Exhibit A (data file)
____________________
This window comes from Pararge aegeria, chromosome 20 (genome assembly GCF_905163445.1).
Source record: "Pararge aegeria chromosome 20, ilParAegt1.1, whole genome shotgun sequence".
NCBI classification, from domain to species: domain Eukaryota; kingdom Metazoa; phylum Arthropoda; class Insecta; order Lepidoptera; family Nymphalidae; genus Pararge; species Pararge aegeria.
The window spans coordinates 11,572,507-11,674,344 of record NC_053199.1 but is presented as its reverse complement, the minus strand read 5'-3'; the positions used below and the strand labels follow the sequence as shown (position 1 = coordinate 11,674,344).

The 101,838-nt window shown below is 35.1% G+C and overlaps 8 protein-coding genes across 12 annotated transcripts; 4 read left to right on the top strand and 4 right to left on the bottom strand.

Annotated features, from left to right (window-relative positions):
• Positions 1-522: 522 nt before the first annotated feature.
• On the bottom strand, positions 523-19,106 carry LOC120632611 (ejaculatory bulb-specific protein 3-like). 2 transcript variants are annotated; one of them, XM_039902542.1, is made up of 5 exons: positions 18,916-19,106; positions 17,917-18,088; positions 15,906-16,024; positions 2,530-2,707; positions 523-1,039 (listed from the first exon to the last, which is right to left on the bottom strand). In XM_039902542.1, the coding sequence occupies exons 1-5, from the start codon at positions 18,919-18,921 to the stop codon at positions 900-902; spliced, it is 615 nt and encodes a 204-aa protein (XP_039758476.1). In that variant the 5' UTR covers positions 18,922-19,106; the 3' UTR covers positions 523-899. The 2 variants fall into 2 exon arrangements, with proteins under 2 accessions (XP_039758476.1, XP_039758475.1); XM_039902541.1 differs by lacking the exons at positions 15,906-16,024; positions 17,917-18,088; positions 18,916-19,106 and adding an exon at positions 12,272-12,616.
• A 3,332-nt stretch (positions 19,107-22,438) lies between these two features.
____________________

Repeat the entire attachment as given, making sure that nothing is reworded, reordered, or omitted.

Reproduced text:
This window comes from Pararge aegeria, chromosome 20 (genome assembly GCF_905163445.1).
Source record: "Pararge aegeria chromosome 20, ilParAegt1.1, whole genome shotgun sequence".
NCBI classification, from domain to species: domain Eukaryota; kingdom Metazoa; phylum Arthropoda; class Insecta; order Lepidoptera; family Nymphalidae; genus Pararge; species Pararge aegeria.
The window spans coordinates 11,572,507-11,674,344 of record NC_053199.1 but is presented as its reverse complement, the minus strand read 5'-3'; the positions used below and the strand labels follow the sequence as shown (position 1 = coordinate 11,674,344).

The 101,838-nt window shown below is 35.1% G+C and overlaps 8 protein-coding genes across 12 annotated transcripts; 4 read left to right on the top strand and 4 right to left on the bottom strand.

Annotated features, from left to right (window-relative positions):
• Positions 1-522: 522 nt before the first annotated feature.
• On the bottom strand, positions 523-19,106 carry LOC120632611 (ejaculatory bulb-specific protein 3-like). 2 transcript variants are annotated; one of them, XM_039902542.1, is made up of 5 exons: positions 18,916-19,106; positions 17,917-18,088; positions 15,906-16,024; positions 2,530-2,707; positions 523-1,039 (listed from the first exon to the last, which is right to left on the bottom strand). In XM_039902542.1, the coding sequence occupies exons 1-5, from the start codon at positions 18,919-18,921 to the stop codon at positions 900-902; spliced, it is 615 nt and encodes a 204-aa protein (XP_039758476.1). In that variant the 5' UTR covers positions 18,922-19,106; the 3' UTR covers positions 523-899. The 2 variants fall into 2 exon arrangements, with proteins under 2 accessions (XP_039758476.1, XP_039758475.1); XM_039902541.1 differs by lacking the exons at positions 15,906-16,024; positions 17,917-18,088; positions 18,916-19,106 and adding an exon at positions 12,272-12,616.
• A 3,332-nt stretch (positions 19,107-22,438) lies between these two features.